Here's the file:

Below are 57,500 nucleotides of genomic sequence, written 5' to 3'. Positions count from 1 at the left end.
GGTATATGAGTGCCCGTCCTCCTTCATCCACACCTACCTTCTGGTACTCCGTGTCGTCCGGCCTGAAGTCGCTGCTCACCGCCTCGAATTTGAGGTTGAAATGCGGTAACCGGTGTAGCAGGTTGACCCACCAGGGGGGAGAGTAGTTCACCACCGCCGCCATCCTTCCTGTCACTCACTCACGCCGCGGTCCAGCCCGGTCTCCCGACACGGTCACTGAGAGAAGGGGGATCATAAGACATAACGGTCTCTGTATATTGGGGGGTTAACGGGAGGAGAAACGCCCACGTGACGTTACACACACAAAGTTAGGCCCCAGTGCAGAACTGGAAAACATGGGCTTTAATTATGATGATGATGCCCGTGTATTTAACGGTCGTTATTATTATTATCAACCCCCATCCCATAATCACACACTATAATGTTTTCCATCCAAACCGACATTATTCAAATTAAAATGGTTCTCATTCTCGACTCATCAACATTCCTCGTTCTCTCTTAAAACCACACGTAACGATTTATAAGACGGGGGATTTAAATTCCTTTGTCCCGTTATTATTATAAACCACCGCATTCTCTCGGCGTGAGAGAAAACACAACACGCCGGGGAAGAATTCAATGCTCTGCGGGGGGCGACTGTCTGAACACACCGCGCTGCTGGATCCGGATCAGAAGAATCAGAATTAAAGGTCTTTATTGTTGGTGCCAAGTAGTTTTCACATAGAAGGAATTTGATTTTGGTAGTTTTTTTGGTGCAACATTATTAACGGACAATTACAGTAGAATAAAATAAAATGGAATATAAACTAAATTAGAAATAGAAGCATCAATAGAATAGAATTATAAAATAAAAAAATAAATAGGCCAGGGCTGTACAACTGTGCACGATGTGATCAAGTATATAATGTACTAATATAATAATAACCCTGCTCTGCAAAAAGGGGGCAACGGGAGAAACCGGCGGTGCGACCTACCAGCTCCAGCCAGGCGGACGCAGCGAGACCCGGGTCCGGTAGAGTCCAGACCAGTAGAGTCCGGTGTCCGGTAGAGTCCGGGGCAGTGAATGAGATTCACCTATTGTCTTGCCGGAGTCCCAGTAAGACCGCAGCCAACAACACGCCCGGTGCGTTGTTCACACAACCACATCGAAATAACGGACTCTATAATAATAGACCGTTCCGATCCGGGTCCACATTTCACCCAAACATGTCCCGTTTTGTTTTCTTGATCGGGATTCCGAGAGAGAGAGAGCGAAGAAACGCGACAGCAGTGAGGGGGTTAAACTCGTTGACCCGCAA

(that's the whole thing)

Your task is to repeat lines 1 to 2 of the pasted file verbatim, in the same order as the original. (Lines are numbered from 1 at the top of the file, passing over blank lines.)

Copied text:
Below are 57,500 nucleotides of genomic sequence, written 5' to 3'. Positions count from 1 at the left end.
GGTATATGAGTGCCCGTCCTCCTTCATCCACACCTACCTTCTGGTACTCCGTGTCGTCCGGCCTGAAGTCGCTGCTCACCGCCTCGAATTTGAGGTTGAAATGCGGTAACCGGTGTAGCAGGTTGACCCACCAGGGGGGAGAGTAGTTCACCACCGCCGCCATCCTTCCTGTCACTCACTCACGCCGCGGTCCAGCCCGGTCTCCCGACACGGTCACTGAGAGAAGGGGGATCATAAGACATAACGGTCTCTGTATATTGGGGGGTTAACGGGAGGAGAAACGCCCACGTGACGTTACACACACAAAGTTAGGCCCCAGTGCAGAACTGGAAAACATGGGCTTTAATTATGATGATGATGCCCGTGTATTTAACGGTCGTTATTATTATTATCAACCCCCATCCCATAATCACACACTATAATGTTTTCCATCCAAACCGACATTATTCAAATTAAAATGGTTCTCATTCTCGACTCATCAACATTCCTCGTTCTCTCTTAAAACCACACGTAACGATTTATAAGACGGGGGATTTAAATTCCTTTGTCCCGTTATTATTATAAACCACCGCATTCTCTCGGCGTGAGAGAAAACACAACACGCCGGGGAAGAATTCAATGCTCTGCGGGGGGCGACTGTCTGAACACACCGCGCTGCTGGATCCGGATCAGAAGAATCAGAATTAAAGGTCTTTATTGTTGGTGCCAAGTAGTTTTCACATAGAAGGAATTTGATTTTGGTAGTTTTTTTGGTGCAACATTATTAACGGACAATTACAGTAGAATAAAATAAAATGGAATATAAACTAAATTAGAAATAGAAGCATCAATAGAATAGAATTATAAAATAAAAAAATAAATAGGCCAGGGCTGTACAACTGTGCACGATGTGATCAAGTATATAATGTACTAATATAATAATAACCCTGCTCTGCAAAAAGGGGGCAACGGGAGAAACCGGCGGTGCGACCTACCAGCTCCAGCCAGGCGGACGCAGCGAGACCCGGGTCCGGTAGAGTCCAGACCAGTAGAGTCCGGTGTCCGGTAGAGTCCGGGGCAGTGAATGAGATTCACCTATTGTCTTGCCGGAGTCCCAGTAAGACCGCAGCCAACAACACGCCCGGTGCGTTGTTCACACAACCACATCGAAATAACGGACTCTATAATAATAGACCGTTCCGATCCGGGTCCACATTTCACCCAAACATGTCCCGTTTTGTTTTCTTGATCGGGATTCCGAGAGAGAGAGAGCGAAGAAACGCGACAGCAGTGAGGGGGTTAAACTCGTTGACCCGCAA